GINGRICH: Michael Crowe (ph) runs the campaign. But I can tell you that we're -- we have the resources to go on to Florida and we're very excited about it. I mean this has been as you said earlier, this has been -- in my entire career this is the wildest ride I've ever been on. It's amazing.

BURNETT: And it's amazing to cover it as well. Speaker Gingrich thanks so much.

GINGRICH: Good to be with you.


BURNETT: All right, well you heard from Newt Gingrich as everyone's getting ready to start voting tomorrow morning. Now, hear from the voters. This morning we went by a Denny's for a Grand Slam. We have not been eating well down here I have to say, just absolutely not been eating well. And they shared their thoughts on last night's debate and tomorrow's primary. We're going to share that with you and a woman who knows more about South Carolina politics than almost anyone. The state's former first lady, Jenny Sanford, comes OUTFRONT tonight and the latest developments in the fight over the SOPA, stopping piracy online. The bill is on hold, for how long? We'll be back.


BURNETT: Our crew woke up this morning in Charleston and decided that Bojangles was not enough. We needed to go to Denny's. We did, but everyone loves a good Grand Slam breakfast. The restaurant chain is based right here in South Carolina, which is -- we didn't know that until a few weeks ago, so we wanted to go and find out what voters were thinking and it was a good place to go, on their minds, the debate last night front and center and the primary tomorrow.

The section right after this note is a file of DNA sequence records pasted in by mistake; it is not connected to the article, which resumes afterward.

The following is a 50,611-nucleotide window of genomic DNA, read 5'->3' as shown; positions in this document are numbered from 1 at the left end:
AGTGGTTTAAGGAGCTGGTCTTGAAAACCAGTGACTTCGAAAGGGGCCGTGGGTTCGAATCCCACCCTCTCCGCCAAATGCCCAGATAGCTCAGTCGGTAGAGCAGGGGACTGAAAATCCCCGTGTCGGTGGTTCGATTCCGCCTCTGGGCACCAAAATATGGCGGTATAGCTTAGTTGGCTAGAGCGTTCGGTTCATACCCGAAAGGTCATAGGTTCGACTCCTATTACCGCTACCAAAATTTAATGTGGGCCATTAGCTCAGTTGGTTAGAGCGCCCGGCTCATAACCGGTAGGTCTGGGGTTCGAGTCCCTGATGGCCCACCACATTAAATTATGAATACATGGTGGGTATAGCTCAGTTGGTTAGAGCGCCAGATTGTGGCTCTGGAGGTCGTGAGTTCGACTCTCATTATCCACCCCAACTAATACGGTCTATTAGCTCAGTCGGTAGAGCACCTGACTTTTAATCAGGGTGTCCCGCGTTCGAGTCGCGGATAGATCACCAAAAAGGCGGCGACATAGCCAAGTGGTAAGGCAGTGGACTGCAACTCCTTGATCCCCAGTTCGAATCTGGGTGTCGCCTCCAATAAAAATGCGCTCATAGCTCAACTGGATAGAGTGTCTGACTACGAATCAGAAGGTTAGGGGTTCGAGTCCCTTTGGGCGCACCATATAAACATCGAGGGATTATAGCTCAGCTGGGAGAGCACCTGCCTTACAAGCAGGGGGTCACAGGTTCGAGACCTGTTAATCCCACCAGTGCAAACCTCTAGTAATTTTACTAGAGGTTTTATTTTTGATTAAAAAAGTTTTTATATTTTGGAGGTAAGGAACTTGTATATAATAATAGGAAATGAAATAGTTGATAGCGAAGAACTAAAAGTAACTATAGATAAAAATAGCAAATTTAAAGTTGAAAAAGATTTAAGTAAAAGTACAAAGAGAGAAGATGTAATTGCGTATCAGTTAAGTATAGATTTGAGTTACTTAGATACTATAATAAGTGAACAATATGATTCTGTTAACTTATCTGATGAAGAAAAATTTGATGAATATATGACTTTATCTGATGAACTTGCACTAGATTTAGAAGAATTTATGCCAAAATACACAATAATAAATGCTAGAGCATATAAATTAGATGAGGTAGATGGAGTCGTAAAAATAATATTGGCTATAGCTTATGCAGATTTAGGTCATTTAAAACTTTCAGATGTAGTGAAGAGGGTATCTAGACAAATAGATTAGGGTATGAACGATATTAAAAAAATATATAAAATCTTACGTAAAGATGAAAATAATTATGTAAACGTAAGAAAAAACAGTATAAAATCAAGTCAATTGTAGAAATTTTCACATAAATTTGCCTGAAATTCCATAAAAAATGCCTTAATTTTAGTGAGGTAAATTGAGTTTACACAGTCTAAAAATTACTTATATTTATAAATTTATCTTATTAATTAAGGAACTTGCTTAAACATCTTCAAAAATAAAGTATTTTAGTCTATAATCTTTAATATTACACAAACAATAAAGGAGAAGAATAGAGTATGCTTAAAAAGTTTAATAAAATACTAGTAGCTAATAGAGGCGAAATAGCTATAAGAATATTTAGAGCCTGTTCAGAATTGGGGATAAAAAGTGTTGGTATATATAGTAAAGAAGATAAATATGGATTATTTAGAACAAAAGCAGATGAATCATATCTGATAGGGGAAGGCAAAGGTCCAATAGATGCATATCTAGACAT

KEITH SUMMEY, MAYOR OF NORTH CHARLESTON: I think there were a lot of people who switched over to Newt Gingrich last night in South Carolina. I think he came out the winner in this primary because of the attack on his private life.

ANNIE FULLER, MAYOR SUMMEY'S DAUGHTER: I was Romney all the way until last night (INAUDIBLE) --

SUE CRANCE: As a pro-life Republican, I really like what Santorum has to say.

TIM HANSEN: I'm a Ron Paul supporter so I appreciated hearing him live, but I don't think that he was given quite the amount of time that I think the others were.


BURNETT: All right OUTFRONT now Republican Congressman Tim Scott of South Carolina, local conservative radio talk show host Vince Coakley and CNN's John Avlon. All right, wonderful to have all of you with us -- Congressman good to see you. I know you're friends with Newt Gingrich, have been for a long time. You have not yet endorsed.


BURNETT: What are you hearing, feeling today? How do you think it's going to go tomorrow?

REP. TIM SCOTT (R), SOUTH CAROLINA: I'll tell you what, last night if there was a softball thrown at Newt Gingrich it was a softball that was ugly, but he hit it out the park. I'm telling you the truth. It changed the dynamics of the race. I would have said before yesterday that there would have been a photo finish with Romney cutting the tape first.

I would say today that that has flipped. Still a very tight race, but the truth of the matter is I was in a gym this afternoon and the folks in the gym paused and then they said, Newt. And I was very surprised. I think the momentum has shifted because the backlash towards the timing of the story seems to be running the tape and is running the race.

BURNETT: I was actually -- Newt was talking to me today about a book that had inspired him about the waves in television and to ride the wave. And he was actually talking about just that, very open about it.